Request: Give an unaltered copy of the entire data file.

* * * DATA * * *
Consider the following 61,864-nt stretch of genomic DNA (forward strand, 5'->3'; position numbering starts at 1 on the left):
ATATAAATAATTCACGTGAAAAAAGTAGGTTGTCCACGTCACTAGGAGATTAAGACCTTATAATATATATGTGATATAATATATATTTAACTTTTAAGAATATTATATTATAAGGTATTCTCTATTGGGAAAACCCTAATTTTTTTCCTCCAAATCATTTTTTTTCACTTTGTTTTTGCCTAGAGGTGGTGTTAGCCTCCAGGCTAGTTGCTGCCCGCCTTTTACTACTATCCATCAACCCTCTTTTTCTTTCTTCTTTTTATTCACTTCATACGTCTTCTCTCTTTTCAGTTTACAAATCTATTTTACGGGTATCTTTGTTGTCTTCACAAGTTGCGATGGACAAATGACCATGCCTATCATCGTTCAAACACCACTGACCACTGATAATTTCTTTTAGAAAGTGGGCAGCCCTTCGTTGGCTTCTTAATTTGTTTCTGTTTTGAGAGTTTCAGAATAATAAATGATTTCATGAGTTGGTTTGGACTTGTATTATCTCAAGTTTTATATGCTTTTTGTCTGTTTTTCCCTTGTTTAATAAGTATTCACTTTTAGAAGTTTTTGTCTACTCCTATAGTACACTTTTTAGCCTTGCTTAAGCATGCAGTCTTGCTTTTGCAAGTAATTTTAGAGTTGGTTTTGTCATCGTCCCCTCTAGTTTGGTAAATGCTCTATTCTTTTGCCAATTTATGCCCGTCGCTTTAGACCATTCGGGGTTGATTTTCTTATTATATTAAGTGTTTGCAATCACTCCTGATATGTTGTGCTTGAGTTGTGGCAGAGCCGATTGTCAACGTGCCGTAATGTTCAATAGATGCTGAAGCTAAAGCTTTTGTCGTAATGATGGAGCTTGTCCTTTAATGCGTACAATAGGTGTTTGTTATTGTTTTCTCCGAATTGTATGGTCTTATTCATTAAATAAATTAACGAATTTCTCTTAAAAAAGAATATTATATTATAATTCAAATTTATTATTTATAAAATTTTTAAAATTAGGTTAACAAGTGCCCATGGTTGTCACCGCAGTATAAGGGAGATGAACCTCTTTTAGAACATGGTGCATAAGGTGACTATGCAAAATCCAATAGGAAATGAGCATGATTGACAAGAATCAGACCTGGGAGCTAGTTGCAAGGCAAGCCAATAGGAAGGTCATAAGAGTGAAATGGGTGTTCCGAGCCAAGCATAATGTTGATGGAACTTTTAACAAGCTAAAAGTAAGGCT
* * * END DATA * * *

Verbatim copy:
Consider the following 61,864-nt stretch of genomic DNA (forward strand, 5'->3'; position numbering starts at 1 on the left):
ATATAAATAATTCACGTGAAAAAAGTAGGTTGTCCACGTCACTAGGAGATTAAGACCTTATAATATATATGTGATATAATATATATTTAACTTTTAAGAATATTATATTATAAGGTATTCTCTATTGGGAAAACCCTAATTTTTTTCCTCCAAATCATTTTTTTTCACTTTGTTTTTGCCTAGAGGTGGTGTTAGCCTCCAGGCTAGTTGCTGCCCGCCTTTTACTACTATCCATCAACCCTCTTTTTCTTTCTTCTTTTTATTCACTTCATACGTCTTCTCTCTTTTCAGTTTACAAATCTATTTTACGGGTATCTTTGTTGTCTTCACAAGTTGCGATGGACAAATGACCATGCCTATCATCGTTCAAACACCACTGACCACTGATAATTTCTTTTAGAAAGTGGGCAGCCCTTCGTTGGCTTCTTAATTTGTTTCTGTTTTGAGAGTTTCAGAATAATAAATGATTTCATGAGTTGGTTTGGACTTGTATTATCTCAAGTTTTATATGCTTTTTGTCTGTTTTTCCCTTGTTTAATAAGTATTCACTTTTAGAAGTTTTTGTCTACTCCTATAGTACACTTTTTAGCCTTGCTTAAGCATGCAGTCTTGCTTTTGCAAGTAATTTTAGAGTTGGTTTTGTCATCGTCCCCTCTAGTTTGGTAAATGCTCTATTCTTTTGCCAATTTATGCCCGTCGCTTTAGACCATTCGGGGTTGATTTTCTTATTATATTAAGTGTTTGCAATCACTCCTGATATGTTGTGCTTGAGTTGTGGCAGAGCCGATTGTCAACGTGCCGTAATGTTCAATAGATGCTGAAGCTAAAGCTTTTGTCGTAATGATGGAGCTTGTCCTTTAATGCGTACAATAGGTGTTTGTTATTGTTTTCTCCGAATTGTATGGTCTTATTCATTAAATAAATTAACGAATTTCTCTTAAAAAAGAATATTATATTATAATTCAAATTTATTATTTATAAAATTTTTAAAATTAGGTTAACAAGTGCCCATGGTTGTCACCGCAGTATAAGGGAGATGAACCTCTTTTAGAACATGGTGCATAAGGTGACTATGCAAAATCCAATAGGAAATGAGCATGATTGACAAGAATCAGACCTGGGAGCTAGTTGCAAGGCAAGCCAATAGGAAGGTCATAAGAGTGAAATGGGTGTTCCGAGCCAAGCATAATGTTGATGGAACTTTTAACAAGCTAAAAGTAAGGCT